The Government has been strongly criticised for its selling of the GP co-payment policy but many experts and stakeholder groups would disagree that the problems with the proposed $7 bulkbilling co-payment are merely cosmetic. 

The following 8-step guide highlights some key pre-requisites for the development and implementation of a new health care co-payment.  It should assist in assessing whether or not the proposed Budget initiative is fundamentally bad policy or just suffering from a poor sales pitch. 

8 Steps to a Successful Co-payment    

1.       Reflect community views

Find out what the community thinks about health care funding BEFORE attempting to introduce any new co-payments.  Are Australians concerned about our level of health care expenditure or are we comfortable with spending around the OECD average on health services?  Do we want to fund health care completely through progressive taxation or are we happy to contribute a certain component of health funding through direct payments?  If so, what proportion of health expenditure should be made up of out-of pocket payments, given that we already pay for a higher proportion of our health care costs through direct payments than do citizens of most other countries? Finding out community values and priorities for health funding before introducing a new payment will help avoid nasty shocks at the polls later on.

2.       Think about the impact on Indigenous Australians

Overall Australians enjoy a life expectancy that is among the longest in the world. However, Aboriginal and Torres Strait Islanders continue to experience higher than average rates of preventable disease and disability and die – on average – around a decade earlier than non-Indigenous Australians.  Gains are being made to close this ‘health gap’ and all governments should place the highest priority on supporting the positive work being done to improve Indigenous Australians’ health and well-being.  Any proposed new funding measures, such as a co-payment, which risk creating barriers to accessing care for Aboriginal and Torres Strait Islander Australians, should be automatically rejected.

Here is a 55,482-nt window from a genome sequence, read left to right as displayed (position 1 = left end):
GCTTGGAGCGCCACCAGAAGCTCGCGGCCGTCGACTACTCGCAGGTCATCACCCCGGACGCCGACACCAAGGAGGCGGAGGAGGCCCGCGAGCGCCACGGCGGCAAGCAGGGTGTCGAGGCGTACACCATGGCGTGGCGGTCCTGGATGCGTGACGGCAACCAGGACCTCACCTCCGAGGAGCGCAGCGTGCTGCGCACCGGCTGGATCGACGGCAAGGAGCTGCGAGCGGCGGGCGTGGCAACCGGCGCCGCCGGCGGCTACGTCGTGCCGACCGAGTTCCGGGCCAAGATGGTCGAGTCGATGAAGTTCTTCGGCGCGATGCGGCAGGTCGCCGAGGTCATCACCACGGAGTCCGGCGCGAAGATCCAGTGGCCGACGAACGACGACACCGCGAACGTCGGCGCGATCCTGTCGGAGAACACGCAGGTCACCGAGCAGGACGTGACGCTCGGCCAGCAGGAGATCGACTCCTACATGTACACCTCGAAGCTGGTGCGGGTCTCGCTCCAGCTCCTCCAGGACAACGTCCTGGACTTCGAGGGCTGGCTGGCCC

3.       Measure against Medicare

Listening to the Government’s rhetoric about ‘those who can pay should pay’ it’s easy to forget that we already have a health funding system where people contribute when they have the capacity to do so and receive benefits when they require care.  No funding system is perfect but Medicare certainly scores highly on efficiency, access and equity grounds.  Any proposed new co-payments should be measured against the ‘gold standard’ of Medicare and only be introduced if they, in some way, improve on our existing system.

4.       Leave GPs out of it

GPs are busy people doing some of the most important and cost-effective work in the health system.  They and their staff already have enough to do without collecting a tax on behalf of the Government.  Shafting responsibility for collecting co-payments onto individual GPs vastly increases the transaction costs of the payment system and puts more stress on an already over-stretched general practice sector.  There are a number of existing Government agencies which are ideally set up to deal with population-wide payments and transfers.  They have the information systems, IT infrastructure and staff in place to process large numbers of small payments efficiently and they can do so without the added distraction of having to simultaneously diagnose and treat a myriad of illnesses.  Give Centrelink or the ATO the responsibility for dealing with co-payments and let GPs get on with the job of providing high quality health care.